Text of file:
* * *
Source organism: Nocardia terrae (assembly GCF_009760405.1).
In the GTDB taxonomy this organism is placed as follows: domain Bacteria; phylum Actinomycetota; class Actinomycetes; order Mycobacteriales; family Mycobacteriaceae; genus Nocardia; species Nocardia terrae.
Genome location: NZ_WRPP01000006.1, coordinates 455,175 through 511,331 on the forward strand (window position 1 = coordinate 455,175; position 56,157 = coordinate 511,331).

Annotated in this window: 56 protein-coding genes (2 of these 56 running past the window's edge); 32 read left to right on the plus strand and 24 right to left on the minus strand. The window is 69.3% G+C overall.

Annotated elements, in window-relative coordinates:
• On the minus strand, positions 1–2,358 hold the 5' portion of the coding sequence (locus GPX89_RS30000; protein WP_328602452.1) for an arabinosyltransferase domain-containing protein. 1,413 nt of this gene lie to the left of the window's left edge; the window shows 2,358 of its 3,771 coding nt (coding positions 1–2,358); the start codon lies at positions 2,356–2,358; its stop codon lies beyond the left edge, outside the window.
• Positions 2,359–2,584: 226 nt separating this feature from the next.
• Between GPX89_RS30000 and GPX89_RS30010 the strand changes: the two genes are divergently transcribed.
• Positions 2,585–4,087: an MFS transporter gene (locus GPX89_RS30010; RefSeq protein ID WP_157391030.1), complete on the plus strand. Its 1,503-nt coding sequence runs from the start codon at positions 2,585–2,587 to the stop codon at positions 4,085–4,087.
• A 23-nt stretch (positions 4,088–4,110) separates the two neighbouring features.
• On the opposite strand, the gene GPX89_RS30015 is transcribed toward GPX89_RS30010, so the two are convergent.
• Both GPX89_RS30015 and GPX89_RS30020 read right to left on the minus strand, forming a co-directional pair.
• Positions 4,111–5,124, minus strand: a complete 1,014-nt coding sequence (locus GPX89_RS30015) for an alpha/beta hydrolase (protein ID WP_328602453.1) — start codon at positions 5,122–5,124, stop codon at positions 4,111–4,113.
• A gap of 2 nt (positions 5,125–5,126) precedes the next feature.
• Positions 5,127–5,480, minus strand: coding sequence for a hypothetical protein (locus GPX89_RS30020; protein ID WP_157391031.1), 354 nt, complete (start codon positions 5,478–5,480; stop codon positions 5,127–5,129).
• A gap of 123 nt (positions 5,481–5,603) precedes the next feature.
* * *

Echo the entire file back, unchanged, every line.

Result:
Source organism: Nocardia terrae (assembly GCF_009760405.1).
In the GTDB taxonomy this organism is placed as follows: domain Bacteria; phylum Actinomycetota; class Actinomycetes; order Mycobacteriales; family Mycobacteriaceae; genus Nocardia; species Nocardia terrae.
Genome location: NZ_WRPP01000006.1, coordinates 455,175 through 511,331 on the forward strand (window position 1 = coordinate 455,175; position 56,157 = coordinate 511,331).

Annotated in this window: 56 protein-coding genes (2 of these 56 running past the window's edge); 32 read left to right on the plus strand and 24 right to left on the minus strand. The window is 69.3% G+C overall.

Annotated elements, in window-relative coordinates:
• On the minus strand, positions 1–2,358 hold the 5' portion of the coding sequence (locus GPX89_RS30000; protein WP_328602452.1) for an arabinosyltransferase domain-containing protein. 1,413 nt of this gene lie to the left of the window's left edge; the window shows 2,358 of its 3,771 coding nt (coding positions 1–2,358); the start codon lies at positions 2,356–2,358; its stop codon lies beyond the left edge, outside the window.
• Positions 2,359–2,584: 226 nt separating this feature from the next.
• Between GPX89_RS30000 and GPX89_RS30010 the strand changes: the two genes are divergently transcribed.
• Positions 2,585–4,087: an MFS transporter gene (locus GPX89_RS30010; RefSeq protein ID WP_157391030.1), complete on the plus strand. Its 1,503-nt coding sequence runs from the start codon at positions 2,585–2,587 to the stop codon at positions 4,085–4,087.
• A 23-nt stretch (positions 4,088–4,110) separates the two neighbouring features.
• On the opposite strand, the gene GPX89_RS30015 is transcribed toward GPX89_RS30010, so the two are convergent.
• Both GPX89_RS30015 and GPX89_RS30020 read right to left on the minus strand, forming a co-directional pair.
• Positions 4,111–5,124, minus strand: a complete 1,014-nt coding sequence (locus GPX89_RS30015) for an alpha/beta hydrolase (protein ID WP_328602453.1) — start codon at positions 5,122–5,124, stop codon at positions 4,111–4,113.
• A gap of 2 nt (positions 5,125–5,126) precedes the next feature.
• Positions 5,127–5,480, minus strand: coding sequence for a hypothetical protein (locus GPX89_RS30020; protein ID WP_157391031.1), 354 nt, complete (start codon positions 5,478–5,480; stop codon positions 5,127–5,129).
• A gap of 123 nt (positions 5,481–5,603) precedes the next feature.